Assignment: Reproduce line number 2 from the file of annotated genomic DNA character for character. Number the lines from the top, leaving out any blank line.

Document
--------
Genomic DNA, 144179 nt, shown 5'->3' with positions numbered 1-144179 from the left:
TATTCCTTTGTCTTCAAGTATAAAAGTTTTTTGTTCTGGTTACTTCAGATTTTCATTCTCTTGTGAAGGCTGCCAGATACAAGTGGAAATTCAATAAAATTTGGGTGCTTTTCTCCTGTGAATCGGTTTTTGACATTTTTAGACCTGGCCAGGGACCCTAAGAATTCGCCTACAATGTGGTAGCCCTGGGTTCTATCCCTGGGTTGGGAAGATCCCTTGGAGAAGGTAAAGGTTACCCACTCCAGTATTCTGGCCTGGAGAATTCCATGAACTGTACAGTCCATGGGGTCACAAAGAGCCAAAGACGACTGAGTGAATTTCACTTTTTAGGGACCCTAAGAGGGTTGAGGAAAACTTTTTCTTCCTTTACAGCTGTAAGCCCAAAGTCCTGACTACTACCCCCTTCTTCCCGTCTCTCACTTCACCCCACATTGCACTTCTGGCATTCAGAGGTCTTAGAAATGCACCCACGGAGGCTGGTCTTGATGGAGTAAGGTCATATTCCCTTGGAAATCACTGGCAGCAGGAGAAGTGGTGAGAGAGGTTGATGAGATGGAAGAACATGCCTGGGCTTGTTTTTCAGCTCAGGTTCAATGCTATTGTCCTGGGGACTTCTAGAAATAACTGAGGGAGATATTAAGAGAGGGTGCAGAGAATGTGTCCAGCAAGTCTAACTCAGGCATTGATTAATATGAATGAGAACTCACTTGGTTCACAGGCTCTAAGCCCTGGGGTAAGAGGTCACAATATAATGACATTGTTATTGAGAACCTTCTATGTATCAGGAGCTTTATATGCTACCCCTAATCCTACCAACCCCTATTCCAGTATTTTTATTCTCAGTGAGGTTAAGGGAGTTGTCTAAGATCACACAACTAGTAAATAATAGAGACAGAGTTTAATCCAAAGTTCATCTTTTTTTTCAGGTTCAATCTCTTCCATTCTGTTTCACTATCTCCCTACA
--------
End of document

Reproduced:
TATTCCTTTGTCTTCAAGTATAAAAGTTTTTTGTTCTGGTTACTTCAGATTTTCATTCTCTTGTGAAGGCTGCCAGATACAAGTGGAAATTCAATAAAATTTGGGTGCTTTTCTCCTGTGAATCGGTTTTTGACATTTTTAGACCTGGCCAGGGACCCTAAGAATTCGCCTACAATGTGGTAGCCCTGGGTTCTATCCCTGGGTTGGGAAGATCCCTTGGAGAAGGTAAAGGTTACCCACTCCAGTATTCTGGCCTGGAGAATTCCATGAACTGTACAGTCCATGGGGTCACAAAGAGCCAAAGACGACTGAGTGAATTTCACTTTTTAGGGACCCTAAGAGGGTTGAGGAAAACTTTTTCTTCCTTTACAGCTGTAAGCCCAAAGTCCTGACTACTACCCCCTTCTTCCCGTCTCTCACTTCACCCCACATTGCACTTCTGGCATTCAGAGGTCTTAGAAATGCACCCACGGAGGCTGGTCTTGATGGAGTAAGGTCATATTCCCTTGGAAATCACTGGCAGCAGGAGAAGTGGTGAGAGAGGTTGATGAGATGGAAGAACATGCCTGGGCTTGTTTTTCAGCTCAGGTTCAATGCTATTGTCCTGGGGACTTCTAGAAATAACTGAGGGAGATATTAAGAGAGGGTGCAGAGAATGTGTCCAGCAAGTCTAACTCAGGCATTGATTAATATGAATGAGAACTCACTTGGTTCACAGGCTCTAAGCCCTGGGGTAAGAGGTCACAATATAATGACATTGTTATTGAGAACCTTCTATGTATCAGGAGCTTTATATGCTACCCCTAATCCTACCAACCCCTATTCCAGTATTTTTATTCTCAGTGAGGTTAAGGGAGTTGTCTAAGATCACACAACTAGTAAATAATAGAGACAGAGTTTAATCCAAAGTTCATCTTTTTTTTCAGGTTCAATCTCTTCCATTCTGTTTCACTATCTCCCTACA